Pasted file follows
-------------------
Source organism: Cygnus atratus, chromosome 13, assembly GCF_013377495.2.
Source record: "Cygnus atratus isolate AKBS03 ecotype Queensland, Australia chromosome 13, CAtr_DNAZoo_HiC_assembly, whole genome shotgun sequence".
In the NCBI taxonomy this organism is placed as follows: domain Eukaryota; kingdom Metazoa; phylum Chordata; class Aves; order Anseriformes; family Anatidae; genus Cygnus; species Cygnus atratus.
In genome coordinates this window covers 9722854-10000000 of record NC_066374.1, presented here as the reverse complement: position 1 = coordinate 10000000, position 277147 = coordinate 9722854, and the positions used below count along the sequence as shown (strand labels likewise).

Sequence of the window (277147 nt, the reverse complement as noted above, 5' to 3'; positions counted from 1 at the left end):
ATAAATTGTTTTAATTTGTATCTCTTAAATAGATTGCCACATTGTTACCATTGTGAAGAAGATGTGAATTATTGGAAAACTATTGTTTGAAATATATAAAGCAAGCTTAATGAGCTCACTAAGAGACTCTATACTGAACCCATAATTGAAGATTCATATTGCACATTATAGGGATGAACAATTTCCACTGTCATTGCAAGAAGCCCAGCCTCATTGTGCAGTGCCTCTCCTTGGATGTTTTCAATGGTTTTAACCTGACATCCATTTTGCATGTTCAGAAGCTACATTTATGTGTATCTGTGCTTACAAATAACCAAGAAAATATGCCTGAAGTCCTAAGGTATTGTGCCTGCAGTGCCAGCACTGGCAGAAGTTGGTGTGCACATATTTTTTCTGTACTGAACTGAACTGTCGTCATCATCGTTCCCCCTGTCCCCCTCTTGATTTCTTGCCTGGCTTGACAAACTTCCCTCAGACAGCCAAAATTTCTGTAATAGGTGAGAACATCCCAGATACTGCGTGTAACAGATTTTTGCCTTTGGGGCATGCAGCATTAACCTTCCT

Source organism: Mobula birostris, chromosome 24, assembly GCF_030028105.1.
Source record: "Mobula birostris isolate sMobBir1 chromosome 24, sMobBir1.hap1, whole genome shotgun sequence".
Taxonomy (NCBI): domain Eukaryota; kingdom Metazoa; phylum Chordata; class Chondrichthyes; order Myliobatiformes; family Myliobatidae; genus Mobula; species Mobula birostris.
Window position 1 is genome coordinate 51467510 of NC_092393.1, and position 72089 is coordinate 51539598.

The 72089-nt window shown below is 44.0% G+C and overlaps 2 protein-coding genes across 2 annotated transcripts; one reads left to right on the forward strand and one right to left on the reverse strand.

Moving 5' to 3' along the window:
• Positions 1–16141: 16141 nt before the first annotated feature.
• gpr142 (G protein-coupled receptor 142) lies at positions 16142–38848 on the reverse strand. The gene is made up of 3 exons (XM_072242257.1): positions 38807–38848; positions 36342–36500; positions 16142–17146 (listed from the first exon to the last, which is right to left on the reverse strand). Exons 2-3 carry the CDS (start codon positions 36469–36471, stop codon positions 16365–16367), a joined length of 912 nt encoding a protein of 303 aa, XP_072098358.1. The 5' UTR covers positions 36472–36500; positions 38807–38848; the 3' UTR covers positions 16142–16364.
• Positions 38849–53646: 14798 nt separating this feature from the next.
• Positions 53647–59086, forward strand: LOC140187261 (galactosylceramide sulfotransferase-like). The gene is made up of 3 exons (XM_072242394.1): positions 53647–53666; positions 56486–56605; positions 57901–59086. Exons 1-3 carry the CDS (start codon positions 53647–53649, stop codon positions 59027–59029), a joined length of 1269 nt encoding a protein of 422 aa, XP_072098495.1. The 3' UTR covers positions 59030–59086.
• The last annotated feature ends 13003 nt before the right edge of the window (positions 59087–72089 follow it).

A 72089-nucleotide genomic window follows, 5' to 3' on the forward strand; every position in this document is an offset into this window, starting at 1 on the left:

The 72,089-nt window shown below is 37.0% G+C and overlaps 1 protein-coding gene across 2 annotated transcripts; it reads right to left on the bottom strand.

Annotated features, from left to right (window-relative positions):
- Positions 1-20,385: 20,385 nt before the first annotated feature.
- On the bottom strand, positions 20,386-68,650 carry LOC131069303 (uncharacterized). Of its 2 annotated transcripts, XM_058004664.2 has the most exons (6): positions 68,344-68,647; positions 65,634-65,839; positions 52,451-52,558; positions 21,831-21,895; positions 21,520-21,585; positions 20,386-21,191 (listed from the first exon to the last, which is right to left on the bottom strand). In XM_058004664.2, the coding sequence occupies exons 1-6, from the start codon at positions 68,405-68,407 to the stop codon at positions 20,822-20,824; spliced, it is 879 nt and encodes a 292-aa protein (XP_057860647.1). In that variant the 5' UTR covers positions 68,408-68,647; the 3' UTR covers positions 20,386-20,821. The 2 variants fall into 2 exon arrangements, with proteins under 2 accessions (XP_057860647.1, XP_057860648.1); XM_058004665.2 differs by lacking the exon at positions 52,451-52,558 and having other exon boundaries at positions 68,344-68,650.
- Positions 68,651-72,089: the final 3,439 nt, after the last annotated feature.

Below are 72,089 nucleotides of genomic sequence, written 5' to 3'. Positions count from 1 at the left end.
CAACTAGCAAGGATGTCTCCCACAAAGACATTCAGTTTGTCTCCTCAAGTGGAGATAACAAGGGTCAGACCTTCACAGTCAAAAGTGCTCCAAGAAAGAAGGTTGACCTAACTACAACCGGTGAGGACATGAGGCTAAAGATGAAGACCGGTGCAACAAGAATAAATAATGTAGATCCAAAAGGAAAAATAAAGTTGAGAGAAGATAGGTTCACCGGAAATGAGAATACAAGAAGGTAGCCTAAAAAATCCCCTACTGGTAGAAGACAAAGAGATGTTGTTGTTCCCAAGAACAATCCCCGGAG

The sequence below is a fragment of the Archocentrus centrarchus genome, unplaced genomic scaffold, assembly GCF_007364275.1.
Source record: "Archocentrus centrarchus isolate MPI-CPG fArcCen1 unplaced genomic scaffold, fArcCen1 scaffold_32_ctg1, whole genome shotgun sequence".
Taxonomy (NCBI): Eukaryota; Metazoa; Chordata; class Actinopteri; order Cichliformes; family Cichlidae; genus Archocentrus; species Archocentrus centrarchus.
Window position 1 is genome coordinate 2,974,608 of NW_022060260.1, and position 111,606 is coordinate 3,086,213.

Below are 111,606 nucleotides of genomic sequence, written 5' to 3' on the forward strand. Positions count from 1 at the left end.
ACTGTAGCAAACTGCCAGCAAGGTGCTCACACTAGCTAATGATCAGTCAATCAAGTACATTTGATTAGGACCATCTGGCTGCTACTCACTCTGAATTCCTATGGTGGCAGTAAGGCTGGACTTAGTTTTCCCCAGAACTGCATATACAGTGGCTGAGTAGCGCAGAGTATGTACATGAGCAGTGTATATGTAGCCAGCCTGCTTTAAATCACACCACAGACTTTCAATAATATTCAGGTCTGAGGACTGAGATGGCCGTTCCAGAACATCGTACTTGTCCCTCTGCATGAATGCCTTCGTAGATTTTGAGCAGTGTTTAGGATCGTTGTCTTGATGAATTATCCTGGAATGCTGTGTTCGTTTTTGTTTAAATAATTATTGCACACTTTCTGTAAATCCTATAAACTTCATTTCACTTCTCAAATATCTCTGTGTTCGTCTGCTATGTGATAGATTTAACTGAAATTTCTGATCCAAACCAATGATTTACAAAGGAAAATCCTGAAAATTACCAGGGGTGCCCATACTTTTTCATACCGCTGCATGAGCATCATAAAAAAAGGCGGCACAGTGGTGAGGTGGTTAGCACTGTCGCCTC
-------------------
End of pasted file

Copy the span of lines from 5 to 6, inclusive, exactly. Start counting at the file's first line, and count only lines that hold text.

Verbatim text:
Sequence of the window (277147 nt, the reverse complement as noted above, 5' to 3'; positions counted from 1 at the left end):
ATAAATTGTTTTAATTTGTATCTCTTAAATAGATTGCCACATTGTTACCATTGTGAAGAAGATGTGAATTATTGGAAAACTATTGTTTGAAATATATAAAGCAAGCTTAATGAGCTCACTAAGAGACTCTATACTGAACCCATAATTGAAGATTCATATTGCACATTATAGGGATGAACAATTTCCACTGTCATTGCAAGAAGCCCAGCCTCATTGTGCAGTGCCTCTCCTTGGATGTTTTCAATGGTTTTAACCTGACATCCATTTTGCATGTTCAGAAGCTACATTTATGTGTATCTGTGCTTACAAATAACCAAGAAAATATGCCTGAAGTCCTAAGGTATTGTGCCTGCAGTGCCAGCACTGGCAGAAGTTGGTGTGCACATATTTTTTCTGTACTGAACTGAACTGTCGTCATCATCGTTCCCCCTGTCCCCCTCTTGATTTCTTGCCTGGCTTGACAAACTTCCCTCAGACAGCCAAAATTTCTGTAATAGGTGAGAACATCCCAGATACTGCGTGTAACAGATTTTTGCCTTTGGGGCATGCAGCATTAACCTTCCT